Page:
11 September 2005

Three Breaks: Part 6

Part 1, Part 2, Part 3, Part 4, Part 5
And now the conclusion, Part 6:

"Did you see who did it?" the police woman asked.

"No."

"There are two ways you can report this: by phone or at the nearest police station."

I guess they won't be coming to look at my car. At least that means I don’t have to feel so bad about messing up the evidence. She transferred me to the phone option and after holding several minutes, I decided to try my luck at the police station.

A man with a cast on his arm stood in front of the thick plastic window. About 15 feet beyond it, two uniformed cops worked at their desks. One was talking to a woman seated across from him, and the other was on the phone. The man with the cast moved aside so I could step up to the window. A vending machine crowded in from the right. I tried to make eye contact with the cops, but neither looked up; several minutes passed. Maybe I should've stuck with the phone option. I turned to the man in the cast and said, "It'd be nice if they at least acknowledged that we're here."

The officer with the woman looked up as if he'd heard me, but I doubted it. He escorted her out and then asked what he could do for me. As soon as I mentioned the break-in, he gave me a form to start; clearly across the top, it read: This is not an official police report. Oh, you’ve gotta be kidding me. I sat down on a low bench and carefully printed the particulars. Once it was complete, the officer invited me back, and I took the seat the woman had occupied. He read the form and proceeded, "Do you know how they got in?"

"The passenger door was unlocked."

"Could you have left it open or was there damage to it?"

"I'm really careful about checking to see if it's locked, but since there's no damage, I guess it's possible."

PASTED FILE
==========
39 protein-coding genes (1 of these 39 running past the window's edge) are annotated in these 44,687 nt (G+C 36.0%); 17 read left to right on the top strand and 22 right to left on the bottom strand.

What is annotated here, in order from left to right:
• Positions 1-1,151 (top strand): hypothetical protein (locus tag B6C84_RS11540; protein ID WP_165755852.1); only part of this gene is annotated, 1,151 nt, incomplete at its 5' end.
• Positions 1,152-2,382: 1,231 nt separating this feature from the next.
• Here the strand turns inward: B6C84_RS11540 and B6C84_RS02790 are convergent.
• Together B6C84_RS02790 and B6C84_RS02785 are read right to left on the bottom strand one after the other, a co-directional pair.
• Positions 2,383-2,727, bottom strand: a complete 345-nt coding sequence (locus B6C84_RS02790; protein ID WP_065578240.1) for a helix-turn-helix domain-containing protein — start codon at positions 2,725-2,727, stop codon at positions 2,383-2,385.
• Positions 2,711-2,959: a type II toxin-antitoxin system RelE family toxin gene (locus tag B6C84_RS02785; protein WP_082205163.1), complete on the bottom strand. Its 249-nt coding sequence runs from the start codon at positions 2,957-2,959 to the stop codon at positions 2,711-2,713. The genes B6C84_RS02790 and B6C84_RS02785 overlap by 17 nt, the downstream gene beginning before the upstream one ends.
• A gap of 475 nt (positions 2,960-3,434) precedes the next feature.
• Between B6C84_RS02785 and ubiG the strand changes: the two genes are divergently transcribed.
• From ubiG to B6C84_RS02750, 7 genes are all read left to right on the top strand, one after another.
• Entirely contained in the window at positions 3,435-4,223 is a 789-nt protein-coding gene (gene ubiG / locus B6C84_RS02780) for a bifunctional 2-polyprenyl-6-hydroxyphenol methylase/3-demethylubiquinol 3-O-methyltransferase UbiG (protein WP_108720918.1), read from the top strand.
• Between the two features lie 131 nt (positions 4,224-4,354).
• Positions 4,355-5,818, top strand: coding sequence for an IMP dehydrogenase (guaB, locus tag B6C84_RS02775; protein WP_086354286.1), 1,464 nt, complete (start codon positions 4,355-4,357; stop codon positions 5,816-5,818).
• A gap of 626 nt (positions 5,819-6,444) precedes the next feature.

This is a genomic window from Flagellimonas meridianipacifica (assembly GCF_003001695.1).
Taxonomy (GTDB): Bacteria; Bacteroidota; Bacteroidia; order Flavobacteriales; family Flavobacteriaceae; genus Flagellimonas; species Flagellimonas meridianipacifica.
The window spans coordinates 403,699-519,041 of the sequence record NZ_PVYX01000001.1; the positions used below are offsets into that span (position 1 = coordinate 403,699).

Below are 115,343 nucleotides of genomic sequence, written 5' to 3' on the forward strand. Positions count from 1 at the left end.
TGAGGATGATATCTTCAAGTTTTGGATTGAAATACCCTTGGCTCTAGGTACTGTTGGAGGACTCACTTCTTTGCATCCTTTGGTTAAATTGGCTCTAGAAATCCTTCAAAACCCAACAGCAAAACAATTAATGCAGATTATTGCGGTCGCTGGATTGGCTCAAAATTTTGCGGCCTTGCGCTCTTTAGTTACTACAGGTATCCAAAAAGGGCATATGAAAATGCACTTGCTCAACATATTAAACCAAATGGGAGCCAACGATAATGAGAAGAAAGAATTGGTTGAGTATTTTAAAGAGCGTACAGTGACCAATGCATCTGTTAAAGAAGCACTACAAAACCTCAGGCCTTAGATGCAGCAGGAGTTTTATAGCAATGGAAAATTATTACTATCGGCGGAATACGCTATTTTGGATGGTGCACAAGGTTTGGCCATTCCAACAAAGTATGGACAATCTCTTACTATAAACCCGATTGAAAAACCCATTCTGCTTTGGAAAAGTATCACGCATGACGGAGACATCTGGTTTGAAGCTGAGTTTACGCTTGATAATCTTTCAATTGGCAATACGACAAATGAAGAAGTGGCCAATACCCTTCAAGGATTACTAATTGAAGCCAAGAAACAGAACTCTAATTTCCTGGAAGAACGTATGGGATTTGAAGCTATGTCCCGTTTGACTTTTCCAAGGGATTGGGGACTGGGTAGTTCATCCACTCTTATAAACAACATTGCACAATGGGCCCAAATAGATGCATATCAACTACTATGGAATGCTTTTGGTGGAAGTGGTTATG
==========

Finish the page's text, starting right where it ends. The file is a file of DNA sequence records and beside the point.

"They have other ways of getting in. They might've used a slim jim, which is a long strip of metal, to get it open." He said it to make me feel better, which it did in the sense that it may not have been my negligence that caused the crime, but didn't since my car was broken into anyway. He flipped the sheet over for the list of losses.

"They didn't get much," I offered.

"Did they try to take the stereo?"

"It's just a tape deck."

"That's good." He smiled genuinely.

I guess it is.

"Any damage?" he continued.

"Not that I noticed." I hadn't thought to look for any.

He glanced at the form again. "Toyota," he murmured knowingly, "They like Toyotas. The woman before you, they took her whole car."

"I had The Club on my wheel."

"It worked!" he enthused. "That probably saved your car." To think I almost hadn't locked it that time. He handed me a receipt and sent me off with, "Keep using your Club,” and no sense that the perpetrator would be found or even looked for.

Back at home, my dad and several friends shared commiserating tales by phone and email; the experience, from break-in to police inaction, was a common one. “You probably locked it. Slimjims are easy to make and use,” a friend reassured, but instead it exacerbated my insecurities. I can be more careful about locking my doors, but there's nothing I can do about slimjims. What’s to stop them from trying again?

The next day, I picked up my book, sunglasses, and cell phone as I prepared to go to the carwash. Just like I had the day before. I hesitated, fearing my whole car would be gone.

To prepare myself for the worst, I visualized the scenario: I would turn the corner, and there would be nothing where my car had been. Scratch that, parking turnover is practically instantaneous here. I would turn the corner, and someone else’s car would be parked where mine had been. To make sure I wasn’t mistaken, I would frantically pace all the blocks on which I’d ever parked. Out of breath, I would call the police, answer questions, and fill out reports. Then I would repeat the process with my insurance agent. Once I received reimbursement, I would face another car salesman, but this time I would be more assertive and get a car in a color I liked. I can do this.

Thankfully, my sedan was where I’d left it and continued to be during each daily check. Walking up steep blocks on windy, wet days, however, soon became tiresome and fell from my habit: my car would either be fine or not. It is, in the end, just another vehicle I'll replace when the need arises.

2 comments :

  1. Reminds me of that old word of wisdom (I think it might be buddhist): If you own more than eight things, the things own you...

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  2. So true, and equally apt for my next post.

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